The number of people who’ve failed the Ty Jerome “eye test” could fill an arena or three. Take one quick glance at Jerome, the 6’5″ Virginia point guard, and you might not think he’s one game away from a potential national championship, and a reasonable bet to win the Most Outstanding Player award at the Final Four. Jerome’s not dunking on anyone, not overwhelming opponents with his physicality, not blowing by everyone on the court with his blazing speed. “Not athletic,” says Jerome in Minneapolis, where Virginia will play Texas Tech on Monday night in the national championship game. He’s listing reasons, with a slight grin, on why he’s failed the so-called “eye-test” so many times. “Not long. Doesn’t look strong.” He’s been listening to this stuff his whole life. And while other players may underestimate his ability, he’ll happily keep kicking their ass.
“He’s the kind of guy who will rip your heart out,” says Virginia radio announcer Dave Koehn, “and smile while doing it.”
Just ask Auburn. Jerome filled the box score against the Tigers in Saturday’s first national semifinal, scoring 21 points, grabbing 9 rebounds and dishing out 6 assists. When he had to leave the game with four-and-a-half minutes left after picking up a silly fourth foul, Virginia couldn’t subsist without him. Auburn began cutting into the Cavaliers’ nine-point advantage, and eventually took the lead before Virginia won the game on a mini-miracle: shooting guard Kyle Guy was fouled, barely, on a last-second three-point shot. He made all three free throws, giving Virginia a 63-62 win.
And while the refs may have missed a Jerome double dribble in the waning seconds — a turnover would have essentially clinched the game for the Tigers — Jerome points out that an Auburn player grabbed his shirt on the play. To Jerome, the violations cancelled each other out. “I knew they weren’t going to call a double dribble after they let that one go right in front of them,” he says.
Jerome unveiled his entire arsenal against Auburn. Deep threes at opportune moments. Little leaners that had no business going in the basket. Jerome stops, and starts, and stops, and starts, calling to mind the inferior athlete who’ll eventually score on you, since he tests your patience and wears you down. When asked to describe Jerome’s game, Virginia associate head coach Jason Williford offers up “Herky-jerky. Old man. YMCAish.”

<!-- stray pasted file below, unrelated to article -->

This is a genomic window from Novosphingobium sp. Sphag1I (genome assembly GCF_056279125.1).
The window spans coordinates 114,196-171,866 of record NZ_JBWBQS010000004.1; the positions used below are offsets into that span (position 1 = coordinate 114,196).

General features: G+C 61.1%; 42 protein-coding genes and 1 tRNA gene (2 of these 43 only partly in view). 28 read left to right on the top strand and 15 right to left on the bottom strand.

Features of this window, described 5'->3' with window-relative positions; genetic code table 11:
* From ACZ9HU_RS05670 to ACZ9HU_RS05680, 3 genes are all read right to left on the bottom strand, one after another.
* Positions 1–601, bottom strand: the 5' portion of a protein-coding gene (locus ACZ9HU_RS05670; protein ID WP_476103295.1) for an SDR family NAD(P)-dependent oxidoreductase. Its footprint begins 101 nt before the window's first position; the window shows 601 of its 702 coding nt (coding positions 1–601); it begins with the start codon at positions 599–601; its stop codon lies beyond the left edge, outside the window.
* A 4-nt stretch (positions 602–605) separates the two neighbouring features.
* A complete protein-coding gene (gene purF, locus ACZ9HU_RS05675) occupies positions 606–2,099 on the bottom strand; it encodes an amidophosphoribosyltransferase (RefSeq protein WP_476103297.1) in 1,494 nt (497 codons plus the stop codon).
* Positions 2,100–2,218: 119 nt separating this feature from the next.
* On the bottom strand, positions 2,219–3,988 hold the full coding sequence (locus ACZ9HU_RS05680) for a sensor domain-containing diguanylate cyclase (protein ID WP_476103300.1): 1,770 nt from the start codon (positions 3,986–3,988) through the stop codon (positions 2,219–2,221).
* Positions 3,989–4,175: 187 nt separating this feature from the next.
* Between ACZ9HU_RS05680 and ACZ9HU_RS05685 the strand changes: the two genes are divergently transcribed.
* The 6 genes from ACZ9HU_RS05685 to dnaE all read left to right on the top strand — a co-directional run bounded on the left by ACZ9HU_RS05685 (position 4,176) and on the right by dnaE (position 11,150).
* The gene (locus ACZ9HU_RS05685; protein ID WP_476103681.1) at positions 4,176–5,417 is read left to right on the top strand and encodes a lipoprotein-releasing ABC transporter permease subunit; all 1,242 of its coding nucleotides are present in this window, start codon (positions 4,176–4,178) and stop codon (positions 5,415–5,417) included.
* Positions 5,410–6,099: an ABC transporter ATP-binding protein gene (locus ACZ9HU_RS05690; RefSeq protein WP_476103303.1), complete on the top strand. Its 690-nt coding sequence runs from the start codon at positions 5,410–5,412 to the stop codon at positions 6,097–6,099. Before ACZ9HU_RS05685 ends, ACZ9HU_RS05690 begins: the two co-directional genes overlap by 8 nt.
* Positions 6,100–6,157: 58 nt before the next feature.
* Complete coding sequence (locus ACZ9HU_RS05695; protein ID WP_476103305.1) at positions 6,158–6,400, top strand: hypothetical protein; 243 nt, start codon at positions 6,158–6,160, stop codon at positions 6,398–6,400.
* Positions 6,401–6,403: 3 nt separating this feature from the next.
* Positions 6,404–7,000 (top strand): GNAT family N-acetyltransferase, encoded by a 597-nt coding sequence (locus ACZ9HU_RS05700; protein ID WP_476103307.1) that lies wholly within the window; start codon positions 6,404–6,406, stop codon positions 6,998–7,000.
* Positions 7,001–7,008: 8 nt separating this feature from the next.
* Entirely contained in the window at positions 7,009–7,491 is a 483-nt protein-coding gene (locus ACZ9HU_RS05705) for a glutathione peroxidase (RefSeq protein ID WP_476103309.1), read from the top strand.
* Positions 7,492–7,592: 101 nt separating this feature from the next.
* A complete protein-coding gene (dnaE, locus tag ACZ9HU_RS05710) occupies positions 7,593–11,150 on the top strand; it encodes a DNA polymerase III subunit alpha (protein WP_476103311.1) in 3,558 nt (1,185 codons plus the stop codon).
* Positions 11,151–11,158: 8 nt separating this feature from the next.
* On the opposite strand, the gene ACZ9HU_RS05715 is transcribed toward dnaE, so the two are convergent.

Almost from the time Jerome arrived home from the hospital to a basketball in his crib — his father, Mark Jerome, put it there -— he’s heard the doubters. “Guard him!” his mom, Melanie Walker, remembers other parents shouting at youth basketball tournaments in the New York City area, where Jerome grew up. “He can’t go past you! He’s not fast enough!” (“As Mark can attest,” Melanie says. “I got in a couple of fights.”) Mark, who played college basketball at Lafayette — Melanie played at Brandeis — doubled as Jerome’s AAU coach, and was tough on his son. He said some things to young Ty he regretted, and would rather not repeat. “Often times I’d look in front of the mirror and say how could I have done that?” says Mark. “How would I have treated him that way?”
Still, Ty remained utterly committed to basketball. His parents couldn’t get him out of the gym. The problem: he was small and skinny.
“He entered his freshman year of high school about 5’10” with no signs of puberty,” says Melanie. “Not a single hair under his arms.” After his first year at Iona Prep in New Rochelle, N.Y., a doctor told Ty he still had some growing to do. His eyes lit up. “How much?”Ty asked. About another inch.
Fortunately for Jerome and Virginia, that prediction stunk. He sprouted up about a half-foot in high school. Virginia coach Tony Bennett kept seeing Jerome on the summer hoops circuit (while scouting other higher-rated prospects, naturally). But Bennett couldn’t get Jerome out of his head. So he recruited Jerome, who committed to Virginia before his junior year at Iona. Still, the questions wouldn’t stop. Could Jerome do the things he did in high school — take over games, throw magical passes — at the college level, lest at Virginia and in the ACC, where he’d be facing the likes of Duke and North Carolina? Koehn, the Virginia radio announcer, recalls a mid-major college head coach telling him that Jerome would have thrived at his school, but he’d struggle at Virginia.
“That stuff would bring a lot of kids down,” says Vic Quirolo, Jerome’s high school coach. “But it seemed to energize him.”
Once he got to Virginia, Jerome hit the weight room hard with strength coach Mike Curtis. “He’s not the most genetically gifted athlete in college basketball,” says Curtis. “But he’s phenomenal at doing the little things that can level the playing field for him.” Virginia tracks things it calls KPIs — Key Performance Indicators. When it comes to things like sleep, hydration, and nutrition, Jerome hits the marks.
His defense has improved under Bennett, one of the most demanding defensive coaches in the country. Jerome also got better at shooting on the move. So now, one year removed from Virginia’s historic loss to UMBC —- the top-seeded Cavaliers became the only school in NCAA tournament history to lose to a No. 16 seed — Virginia sits one game away from a national championship, with its point guard a potential first round NBA draft pick.
Bennett calls that loss a “painful gift,” and it’s clear that Jerome takes the negativity personally. On Sunday, his emotions almost boiled over as he cited a news article from the UMBC aftermath that demeaned the program.
“All the outside noise has made us so much stronger, so much more unified, and brought us together,” says Jerome. Making fools of the doubters has defined Jerome’s entire basketball life. Why not a national title to top it all off?